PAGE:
Since it may take 4-14 days for the infected to develop symptoms, it will take several days to see how many new COVID-19 cases are linked to the unrest, Zhang Zuofeng, professor of epidemiology and associate dean for research with the School of Public Health at the University of California, Los Angeles, told Xinhua.
Keeping Indigenous elders safe from COVID-19 | San Diego Union-Tribune
“Knowledge and language keepers — elders — are the foundation of Indigenous communities. But first, let me define language. Language is not just speaking. Language consists of signs and symbols that people use to communicate with other. Through language, we communicate pain and loss, happiness and joy, and our innermost desires and feelings. Language is how we pass knowledge and culture to others. Language is love,” said UCLA’s Kyle Mays.
Dr. Dylan Morris, a postdoctoral research scholar at UCLA, told Salon that the new British strain, known as B117, was more “transmissible” but probably not more “severe.” “I think transmissible is definitely the word to go with because that highlights what we do know and what we don’t know,” Morris said. “Even if the disease severity isn’t increased or even if it decreases by a small amount, ‘more transmissible’ is still a very scary thing at this point in the pandemic, because that could result in faster spread and faster exponential growth.”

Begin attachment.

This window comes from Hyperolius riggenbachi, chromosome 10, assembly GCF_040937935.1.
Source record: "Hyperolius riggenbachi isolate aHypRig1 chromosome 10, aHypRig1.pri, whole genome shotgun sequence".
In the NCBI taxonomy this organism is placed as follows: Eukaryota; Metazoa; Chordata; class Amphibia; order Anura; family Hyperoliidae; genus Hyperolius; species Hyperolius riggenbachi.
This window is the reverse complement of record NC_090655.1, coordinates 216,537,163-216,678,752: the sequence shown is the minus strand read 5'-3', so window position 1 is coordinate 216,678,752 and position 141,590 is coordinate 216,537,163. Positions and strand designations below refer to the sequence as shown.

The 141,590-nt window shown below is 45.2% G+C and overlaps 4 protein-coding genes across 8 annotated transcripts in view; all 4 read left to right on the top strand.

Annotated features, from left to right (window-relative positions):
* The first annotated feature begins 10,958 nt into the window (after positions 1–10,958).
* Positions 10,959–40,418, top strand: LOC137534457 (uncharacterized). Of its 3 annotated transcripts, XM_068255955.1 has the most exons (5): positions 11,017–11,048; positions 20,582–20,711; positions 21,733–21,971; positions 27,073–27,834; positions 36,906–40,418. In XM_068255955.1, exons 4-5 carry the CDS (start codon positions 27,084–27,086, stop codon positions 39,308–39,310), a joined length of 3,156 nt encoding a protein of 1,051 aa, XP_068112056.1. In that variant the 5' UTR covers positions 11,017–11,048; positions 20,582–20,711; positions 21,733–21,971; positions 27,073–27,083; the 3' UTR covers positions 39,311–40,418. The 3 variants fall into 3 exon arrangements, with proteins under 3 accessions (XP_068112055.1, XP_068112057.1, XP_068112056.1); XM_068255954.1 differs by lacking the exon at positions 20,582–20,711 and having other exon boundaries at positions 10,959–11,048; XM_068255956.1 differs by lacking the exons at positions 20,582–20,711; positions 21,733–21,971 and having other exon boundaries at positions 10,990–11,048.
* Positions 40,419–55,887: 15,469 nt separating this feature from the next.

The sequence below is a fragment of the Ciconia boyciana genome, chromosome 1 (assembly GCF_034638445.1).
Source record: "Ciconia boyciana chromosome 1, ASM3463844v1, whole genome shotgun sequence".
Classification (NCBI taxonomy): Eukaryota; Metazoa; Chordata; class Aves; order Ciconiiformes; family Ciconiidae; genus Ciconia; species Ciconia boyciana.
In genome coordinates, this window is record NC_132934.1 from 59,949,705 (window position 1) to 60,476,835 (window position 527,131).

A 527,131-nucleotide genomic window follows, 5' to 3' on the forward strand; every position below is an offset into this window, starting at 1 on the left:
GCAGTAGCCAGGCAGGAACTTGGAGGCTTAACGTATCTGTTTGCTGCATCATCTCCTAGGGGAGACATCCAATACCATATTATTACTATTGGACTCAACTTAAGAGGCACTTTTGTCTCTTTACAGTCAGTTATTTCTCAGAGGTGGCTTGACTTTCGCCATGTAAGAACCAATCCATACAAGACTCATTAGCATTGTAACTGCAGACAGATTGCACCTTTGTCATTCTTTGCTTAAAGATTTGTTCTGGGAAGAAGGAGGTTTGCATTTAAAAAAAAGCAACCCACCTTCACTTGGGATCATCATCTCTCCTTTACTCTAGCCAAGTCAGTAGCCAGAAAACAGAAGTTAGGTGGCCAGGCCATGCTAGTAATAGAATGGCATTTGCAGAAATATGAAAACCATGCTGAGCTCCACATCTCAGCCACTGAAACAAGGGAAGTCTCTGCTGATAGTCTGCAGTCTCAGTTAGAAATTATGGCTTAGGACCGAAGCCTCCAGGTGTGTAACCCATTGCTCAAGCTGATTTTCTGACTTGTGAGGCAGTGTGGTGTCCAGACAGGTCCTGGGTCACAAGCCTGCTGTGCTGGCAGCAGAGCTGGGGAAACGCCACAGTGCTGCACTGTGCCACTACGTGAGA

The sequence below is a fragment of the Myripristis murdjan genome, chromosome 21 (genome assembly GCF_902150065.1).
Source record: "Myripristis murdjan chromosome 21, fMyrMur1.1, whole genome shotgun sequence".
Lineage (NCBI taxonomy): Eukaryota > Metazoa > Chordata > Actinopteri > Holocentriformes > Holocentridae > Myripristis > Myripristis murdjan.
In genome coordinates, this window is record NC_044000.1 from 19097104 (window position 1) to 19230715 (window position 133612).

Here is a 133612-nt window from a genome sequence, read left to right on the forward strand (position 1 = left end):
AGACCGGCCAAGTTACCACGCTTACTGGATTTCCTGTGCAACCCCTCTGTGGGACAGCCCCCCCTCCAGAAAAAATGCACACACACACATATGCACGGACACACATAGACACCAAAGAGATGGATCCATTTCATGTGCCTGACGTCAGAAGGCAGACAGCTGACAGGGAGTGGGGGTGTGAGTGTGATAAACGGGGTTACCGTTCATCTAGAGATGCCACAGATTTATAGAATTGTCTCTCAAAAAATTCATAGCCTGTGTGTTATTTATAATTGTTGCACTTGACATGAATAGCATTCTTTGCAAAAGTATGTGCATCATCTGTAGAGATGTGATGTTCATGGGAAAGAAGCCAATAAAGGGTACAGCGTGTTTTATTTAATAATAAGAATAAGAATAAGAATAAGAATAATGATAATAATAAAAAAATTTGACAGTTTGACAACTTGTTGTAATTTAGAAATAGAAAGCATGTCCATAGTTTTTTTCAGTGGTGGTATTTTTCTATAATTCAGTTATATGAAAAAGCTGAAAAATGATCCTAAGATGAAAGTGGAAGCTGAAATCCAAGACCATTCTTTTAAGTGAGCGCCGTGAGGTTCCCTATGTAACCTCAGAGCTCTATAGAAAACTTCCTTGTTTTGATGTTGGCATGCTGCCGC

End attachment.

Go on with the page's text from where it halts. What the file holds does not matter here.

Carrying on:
“We’re seeing these fires become more and more disruptive and produce more and more smoke that more and more people breathe,” says UCLA climate scientist Daniel Swain. “It’s not the only reason why this matters. But I think it’s definitely something to be thinking about, as we head into what could be another dry year in California.”
Meteorites may have carried water | Gizmodo
Edward Young, a geochemist at UCLA who was not affiliated with the recent paper, said in an email that the new research was “very interesting” and “elegant.” He noted that other scientists have just recently learned about widespread water flow on the asteroid Bennu, thanks to NASA’s ongoing OSIRIS-REx mission.
Corals bleached from heat become less resilient to acidification | New Scientist
Robert Eagle at the University of California, Los Angeles and his colleagues have analysed the effect of elevated temperatures on the growth of two species of stony coral when the corals are also exposed to ocean acidification.
How bacterial toxins cause life-threatening colitis | Medical Xpress
Research led by scientists from UCLA and Harvard University has uncovered details about how the bacterium Clostridioides difficile causes excessive inflammation in the gut that can lead to potentially deadly colitis. Studying C. difficile toxin A, one of two toxins released by the bacterium, the researchers produced two key findings.
Blame state failure for Newport’s lack of low-cost housing | Orange County Register
Currently, the state takes a red-tape-ridden housing approach. As a 2019 UCLA study explained, two state agencies and regional councils of governments calculate population growth and other factors and then allocate “a portion of this projected housing ‘need’ to its constituent cities.” The state tells communities how many new houses they must build, including the number of “affordable” units.